In Camacho v. Superior Court, the Supreme Court yesterday held that defendants have a federal constitutional due process right to a timely trial regarding a proposed involuntary commitment under the Sexually Violent Predator Act. However, in this case, the right wasn’t violated even though there had been what the court called “an exceedingly lengthy delay” of a “decade-plus” in holding a recommitment trial.

The court’s unanimous opinion by Justice Leondra Kruger says that “whether pretrial delay violates [due process] depends in the first instance on the reasons for the delay” and it finds “responsibility for the delay lies primarily with the defense, which either sought or agreed to the continuances that led to the delay.” The court attributed to the defendant many continuance requests made by his counsel when the defendant wasn’t in court.

The court nonetheless went out of its way to note that “[i]nvoluntary commitment entails ‘a massive curtailment of liberty’ ” and that trial courts have a “vital role . . . in safeguarding the timely trial right of alleged SVPs” by “tak[ing] due account of the individual’s interests in prompt adjudication and tak[ing] decisive steps to guard against unjustified delay.” The state, too, has obligations not to simply accede to defense continuance requests, and “bad faith on the part of the prosecution is not necessary to establish a constitutional violation,” the court held. But, although the court concluded “the People and the trial court both could have done more to move the case along,” their failings were outweighed by the defense responsibility for the delays.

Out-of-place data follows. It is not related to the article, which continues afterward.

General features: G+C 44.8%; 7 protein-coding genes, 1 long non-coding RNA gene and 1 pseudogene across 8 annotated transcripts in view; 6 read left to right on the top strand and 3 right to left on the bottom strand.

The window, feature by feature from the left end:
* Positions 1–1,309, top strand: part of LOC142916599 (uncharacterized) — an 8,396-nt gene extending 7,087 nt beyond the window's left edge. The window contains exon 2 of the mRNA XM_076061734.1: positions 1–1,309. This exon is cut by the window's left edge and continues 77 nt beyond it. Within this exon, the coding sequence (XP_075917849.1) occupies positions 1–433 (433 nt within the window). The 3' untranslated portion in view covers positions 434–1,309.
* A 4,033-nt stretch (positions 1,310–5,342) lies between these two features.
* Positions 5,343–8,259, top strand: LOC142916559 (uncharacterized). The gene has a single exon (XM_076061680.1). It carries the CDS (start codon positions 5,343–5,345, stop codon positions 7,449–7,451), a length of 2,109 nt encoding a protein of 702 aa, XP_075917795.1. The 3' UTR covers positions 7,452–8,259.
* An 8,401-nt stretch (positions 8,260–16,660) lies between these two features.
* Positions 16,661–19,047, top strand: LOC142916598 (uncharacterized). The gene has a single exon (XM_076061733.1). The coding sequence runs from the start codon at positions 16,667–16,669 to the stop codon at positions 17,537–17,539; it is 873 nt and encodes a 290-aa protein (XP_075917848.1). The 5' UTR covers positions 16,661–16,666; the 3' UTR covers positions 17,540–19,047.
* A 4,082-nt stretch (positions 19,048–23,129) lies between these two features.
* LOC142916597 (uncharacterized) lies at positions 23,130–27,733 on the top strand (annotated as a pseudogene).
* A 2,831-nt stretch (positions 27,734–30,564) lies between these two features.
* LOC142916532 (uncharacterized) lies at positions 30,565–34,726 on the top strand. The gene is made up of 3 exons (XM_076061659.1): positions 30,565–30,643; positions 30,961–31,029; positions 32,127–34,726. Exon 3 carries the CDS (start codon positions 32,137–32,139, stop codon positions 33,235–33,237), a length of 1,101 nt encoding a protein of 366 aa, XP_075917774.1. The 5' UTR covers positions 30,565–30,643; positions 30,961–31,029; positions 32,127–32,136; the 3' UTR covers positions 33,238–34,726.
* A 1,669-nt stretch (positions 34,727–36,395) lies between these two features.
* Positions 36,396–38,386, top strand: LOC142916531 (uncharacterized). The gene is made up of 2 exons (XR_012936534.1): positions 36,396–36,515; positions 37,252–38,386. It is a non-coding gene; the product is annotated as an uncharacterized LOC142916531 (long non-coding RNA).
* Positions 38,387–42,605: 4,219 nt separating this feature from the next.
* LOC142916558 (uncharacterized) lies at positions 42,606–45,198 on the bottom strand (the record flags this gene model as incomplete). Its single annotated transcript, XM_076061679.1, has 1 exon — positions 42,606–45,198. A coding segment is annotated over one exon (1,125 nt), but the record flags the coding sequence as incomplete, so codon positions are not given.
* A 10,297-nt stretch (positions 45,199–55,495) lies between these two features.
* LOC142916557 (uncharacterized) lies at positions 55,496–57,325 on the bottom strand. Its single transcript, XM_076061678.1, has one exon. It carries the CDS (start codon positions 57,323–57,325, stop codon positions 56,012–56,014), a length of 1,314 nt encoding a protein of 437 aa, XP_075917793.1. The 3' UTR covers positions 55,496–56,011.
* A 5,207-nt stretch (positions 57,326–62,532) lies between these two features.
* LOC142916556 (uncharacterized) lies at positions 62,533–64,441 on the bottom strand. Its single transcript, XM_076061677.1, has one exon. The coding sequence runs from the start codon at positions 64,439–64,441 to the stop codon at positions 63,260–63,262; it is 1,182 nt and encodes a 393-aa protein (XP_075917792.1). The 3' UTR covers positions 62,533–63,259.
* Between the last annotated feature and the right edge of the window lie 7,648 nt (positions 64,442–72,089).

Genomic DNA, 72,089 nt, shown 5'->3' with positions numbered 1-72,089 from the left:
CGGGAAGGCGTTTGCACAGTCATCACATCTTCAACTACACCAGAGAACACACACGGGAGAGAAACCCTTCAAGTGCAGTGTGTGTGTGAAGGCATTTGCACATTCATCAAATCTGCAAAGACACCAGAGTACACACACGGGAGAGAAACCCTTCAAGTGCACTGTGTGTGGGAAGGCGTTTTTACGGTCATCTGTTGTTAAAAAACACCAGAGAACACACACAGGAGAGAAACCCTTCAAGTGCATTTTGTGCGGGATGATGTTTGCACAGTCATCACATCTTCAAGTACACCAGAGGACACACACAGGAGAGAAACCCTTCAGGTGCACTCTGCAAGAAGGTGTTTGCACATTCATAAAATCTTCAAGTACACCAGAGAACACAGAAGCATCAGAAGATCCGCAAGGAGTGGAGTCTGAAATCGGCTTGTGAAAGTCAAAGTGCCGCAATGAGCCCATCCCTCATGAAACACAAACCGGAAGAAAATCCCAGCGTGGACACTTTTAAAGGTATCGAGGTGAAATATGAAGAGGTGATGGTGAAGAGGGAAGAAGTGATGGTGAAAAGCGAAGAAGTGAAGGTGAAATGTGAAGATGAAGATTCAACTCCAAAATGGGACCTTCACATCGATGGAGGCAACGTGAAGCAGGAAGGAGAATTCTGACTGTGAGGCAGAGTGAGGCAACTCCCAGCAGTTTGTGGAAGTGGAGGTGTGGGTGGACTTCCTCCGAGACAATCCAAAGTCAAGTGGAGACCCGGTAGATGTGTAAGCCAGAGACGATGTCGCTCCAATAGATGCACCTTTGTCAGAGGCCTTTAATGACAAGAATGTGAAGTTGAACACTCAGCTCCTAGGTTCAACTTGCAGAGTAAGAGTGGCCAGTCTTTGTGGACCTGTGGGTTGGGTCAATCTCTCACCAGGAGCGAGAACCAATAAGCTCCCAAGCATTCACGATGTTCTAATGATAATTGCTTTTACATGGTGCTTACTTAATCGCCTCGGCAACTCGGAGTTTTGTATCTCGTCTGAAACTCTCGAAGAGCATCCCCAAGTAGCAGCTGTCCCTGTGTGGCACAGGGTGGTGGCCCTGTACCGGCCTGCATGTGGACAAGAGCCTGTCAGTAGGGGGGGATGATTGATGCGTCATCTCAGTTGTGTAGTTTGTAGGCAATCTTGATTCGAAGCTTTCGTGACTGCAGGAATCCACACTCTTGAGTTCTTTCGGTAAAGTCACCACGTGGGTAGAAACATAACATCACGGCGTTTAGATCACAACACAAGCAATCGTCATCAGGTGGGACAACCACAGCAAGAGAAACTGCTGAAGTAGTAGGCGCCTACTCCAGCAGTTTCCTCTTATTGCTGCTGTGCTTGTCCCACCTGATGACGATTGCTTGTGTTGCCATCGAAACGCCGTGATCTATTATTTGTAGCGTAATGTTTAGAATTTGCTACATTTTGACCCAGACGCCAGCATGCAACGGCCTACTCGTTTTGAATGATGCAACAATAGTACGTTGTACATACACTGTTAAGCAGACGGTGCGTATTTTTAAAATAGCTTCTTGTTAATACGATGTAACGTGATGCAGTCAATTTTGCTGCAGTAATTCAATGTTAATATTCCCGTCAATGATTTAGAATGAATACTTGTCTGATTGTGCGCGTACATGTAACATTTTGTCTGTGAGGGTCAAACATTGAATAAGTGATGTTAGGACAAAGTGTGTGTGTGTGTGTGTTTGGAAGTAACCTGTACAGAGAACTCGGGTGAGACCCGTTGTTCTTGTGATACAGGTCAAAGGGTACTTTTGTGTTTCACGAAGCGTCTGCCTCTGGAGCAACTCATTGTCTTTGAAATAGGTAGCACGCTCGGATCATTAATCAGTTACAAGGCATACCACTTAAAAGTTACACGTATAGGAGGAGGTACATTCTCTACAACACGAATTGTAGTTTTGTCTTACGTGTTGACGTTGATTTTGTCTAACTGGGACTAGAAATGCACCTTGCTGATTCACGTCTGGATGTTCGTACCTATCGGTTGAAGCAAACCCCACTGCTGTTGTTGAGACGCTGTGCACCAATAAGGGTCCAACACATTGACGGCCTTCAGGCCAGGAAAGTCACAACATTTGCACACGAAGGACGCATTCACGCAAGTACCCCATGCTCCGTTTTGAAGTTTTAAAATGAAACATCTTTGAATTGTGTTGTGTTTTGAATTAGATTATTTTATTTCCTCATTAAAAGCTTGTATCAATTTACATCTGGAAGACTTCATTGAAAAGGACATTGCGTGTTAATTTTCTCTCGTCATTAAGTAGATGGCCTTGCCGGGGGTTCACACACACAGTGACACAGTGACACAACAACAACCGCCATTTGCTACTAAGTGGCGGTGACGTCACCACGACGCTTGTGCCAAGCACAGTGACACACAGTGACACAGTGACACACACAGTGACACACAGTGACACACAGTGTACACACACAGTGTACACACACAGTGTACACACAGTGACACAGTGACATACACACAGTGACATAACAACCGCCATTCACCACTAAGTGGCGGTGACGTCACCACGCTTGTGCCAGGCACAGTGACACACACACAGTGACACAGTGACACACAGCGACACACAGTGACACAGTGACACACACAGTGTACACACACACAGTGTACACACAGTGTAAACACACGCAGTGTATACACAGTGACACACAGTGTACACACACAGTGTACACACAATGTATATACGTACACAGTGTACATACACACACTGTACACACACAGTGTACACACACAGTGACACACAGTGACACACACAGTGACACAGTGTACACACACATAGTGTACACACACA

The court left undecided what would be the appropriate remedy for a speedy trial violation in the SVP context, whether it would be dismissal of the commitment petition or some lesser sanction.

The court affirmed the Fifth District Court of Appeal’s unpublished opinion. It also disapproved the Second District, Division Two, opinion in People v. Tran (2021) 62 Cal.App.5th 330, review denied; the First District, Division One, opinion in In re Butler (2020) 55 Cal.App.5th 614, depublication requests denied; the Third District opinion in People v. Bradley (2020) 51 Cal.App.5th 32, review denied; the Second District, Division One, opinion in People v. DeCasas (2020) 54 Cal.App.5th 785; and the Second District, Division Seven, opinion in People v. Superior Court (Vasquez) (2018) 27 Cal.App.5th 36, review and depublication request denied with two recorded votes to hear the case. The disapprovals were “to the extent [the cases] apply a presumption of prejudice when evaluating a claimed violation of the due process right to a timely SVP trial.”